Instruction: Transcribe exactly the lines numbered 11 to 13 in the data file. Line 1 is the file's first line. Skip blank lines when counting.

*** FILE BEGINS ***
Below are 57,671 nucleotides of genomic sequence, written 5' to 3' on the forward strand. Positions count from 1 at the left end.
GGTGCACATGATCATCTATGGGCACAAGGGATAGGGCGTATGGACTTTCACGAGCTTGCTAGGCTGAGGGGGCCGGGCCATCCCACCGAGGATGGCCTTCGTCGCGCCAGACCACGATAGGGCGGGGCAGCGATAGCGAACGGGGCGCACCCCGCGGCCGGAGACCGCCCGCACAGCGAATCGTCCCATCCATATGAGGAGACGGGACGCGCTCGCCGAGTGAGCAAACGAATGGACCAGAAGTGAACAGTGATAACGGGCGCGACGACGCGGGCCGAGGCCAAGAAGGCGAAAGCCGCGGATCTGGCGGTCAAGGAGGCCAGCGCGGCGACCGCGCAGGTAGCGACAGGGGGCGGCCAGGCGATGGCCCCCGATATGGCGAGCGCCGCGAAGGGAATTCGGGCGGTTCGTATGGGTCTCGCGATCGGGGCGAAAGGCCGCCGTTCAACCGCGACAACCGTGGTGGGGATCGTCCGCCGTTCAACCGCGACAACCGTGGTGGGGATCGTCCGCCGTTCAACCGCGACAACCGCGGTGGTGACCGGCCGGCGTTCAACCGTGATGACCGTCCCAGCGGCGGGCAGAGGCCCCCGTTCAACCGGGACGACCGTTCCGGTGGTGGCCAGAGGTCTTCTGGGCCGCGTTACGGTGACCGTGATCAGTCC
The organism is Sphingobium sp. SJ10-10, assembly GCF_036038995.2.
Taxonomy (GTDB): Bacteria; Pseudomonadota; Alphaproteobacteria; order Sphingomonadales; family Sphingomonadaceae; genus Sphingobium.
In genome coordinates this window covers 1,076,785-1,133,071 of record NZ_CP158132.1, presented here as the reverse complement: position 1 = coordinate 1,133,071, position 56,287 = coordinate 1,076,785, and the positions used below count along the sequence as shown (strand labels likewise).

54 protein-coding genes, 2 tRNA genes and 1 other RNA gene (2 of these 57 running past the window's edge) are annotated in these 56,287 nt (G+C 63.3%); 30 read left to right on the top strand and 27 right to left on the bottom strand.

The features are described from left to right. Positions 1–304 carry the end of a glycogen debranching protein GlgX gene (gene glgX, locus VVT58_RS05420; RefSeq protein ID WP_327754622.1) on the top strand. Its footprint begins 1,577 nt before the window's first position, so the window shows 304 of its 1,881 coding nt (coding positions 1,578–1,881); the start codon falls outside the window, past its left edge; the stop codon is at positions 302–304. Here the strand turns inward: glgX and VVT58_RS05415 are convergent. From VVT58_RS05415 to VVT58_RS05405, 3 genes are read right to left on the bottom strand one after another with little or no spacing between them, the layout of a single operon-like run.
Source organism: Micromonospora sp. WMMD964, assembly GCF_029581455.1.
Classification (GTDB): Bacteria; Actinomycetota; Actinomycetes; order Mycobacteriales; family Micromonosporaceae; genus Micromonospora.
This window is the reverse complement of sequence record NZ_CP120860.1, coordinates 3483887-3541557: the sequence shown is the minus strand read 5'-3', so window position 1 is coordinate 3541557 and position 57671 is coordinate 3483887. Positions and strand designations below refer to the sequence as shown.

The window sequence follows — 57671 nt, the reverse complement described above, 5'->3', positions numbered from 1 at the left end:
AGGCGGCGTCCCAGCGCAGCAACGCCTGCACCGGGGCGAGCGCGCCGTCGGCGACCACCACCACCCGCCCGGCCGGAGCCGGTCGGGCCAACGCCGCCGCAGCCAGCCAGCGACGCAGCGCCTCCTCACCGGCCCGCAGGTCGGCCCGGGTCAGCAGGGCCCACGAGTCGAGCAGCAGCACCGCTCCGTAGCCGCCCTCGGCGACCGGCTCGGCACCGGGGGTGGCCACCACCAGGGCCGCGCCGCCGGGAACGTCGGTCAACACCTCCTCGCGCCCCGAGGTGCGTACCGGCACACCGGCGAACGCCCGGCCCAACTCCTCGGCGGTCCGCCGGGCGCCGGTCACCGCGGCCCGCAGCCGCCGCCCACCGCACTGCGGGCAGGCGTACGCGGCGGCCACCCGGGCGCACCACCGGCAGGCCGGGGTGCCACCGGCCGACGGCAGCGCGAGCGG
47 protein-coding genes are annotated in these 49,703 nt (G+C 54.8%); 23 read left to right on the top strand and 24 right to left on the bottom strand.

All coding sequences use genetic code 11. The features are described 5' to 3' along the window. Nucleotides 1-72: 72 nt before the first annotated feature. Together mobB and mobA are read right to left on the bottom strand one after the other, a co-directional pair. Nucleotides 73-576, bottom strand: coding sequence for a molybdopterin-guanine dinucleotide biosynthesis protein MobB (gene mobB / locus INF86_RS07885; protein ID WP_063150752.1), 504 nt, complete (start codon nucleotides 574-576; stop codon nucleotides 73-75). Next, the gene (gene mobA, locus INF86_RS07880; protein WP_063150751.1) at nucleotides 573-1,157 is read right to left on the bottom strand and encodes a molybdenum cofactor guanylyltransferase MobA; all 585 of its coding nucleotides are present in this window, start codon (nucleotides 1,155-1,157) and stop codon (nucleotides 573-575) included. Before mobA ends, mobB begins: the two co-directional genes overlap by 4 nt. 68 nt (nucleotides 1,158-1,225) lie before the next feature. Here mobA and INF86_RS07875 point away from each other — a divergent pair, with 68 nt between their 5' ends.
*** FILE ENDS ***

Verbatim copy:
The window sequence follows — 57671 nt, the reverse complement described above, 5'->3', positions numbered from 1 at the left end:
AGGCGGCGTCCCAGCGCAGCAACGCCTGCACCGGGGCGAGCGCGCCGTCGGCGACCACCACCACCCGCCCGGCCGGAGCCGGTCGGGCCAACGCCGCCGCAGCCAGCCAGCGACGCAGCGCCTCCTCACCGGCCCGCAGGTCGGCCCGGGTCAGCAGGGCCCACGAGTCGAGCAGCAGCACCGCTCCGTAGCCGCCCTCGGCGACCGGCTCGGCACCGGGGGTGGCCACCACCAGGGCCGCGCCGCCGGGAACGTCGGTCAACACCTCCTCGCGCCCCGAGGTGCGTACCGGCACACCGGCGAACGCCCGGCCCAACTCCTCGGCGGTCCGCCGGGCGCCGGTCACCGCGGCCCGCAGCCGCCGCCCACCGCACTGCGGGCAGGCGTACGCGGCGGCCACCCGGGCGCACCACCGGCAGGCCGGGGTGCCACCGGCCGACGGCAGCGCGAGCGG
47 protein-coding genes are annotated in these 49,703 nt (G+C 54.8%); 23 read left to right on the top strand and 24 right to left on the bottom strand.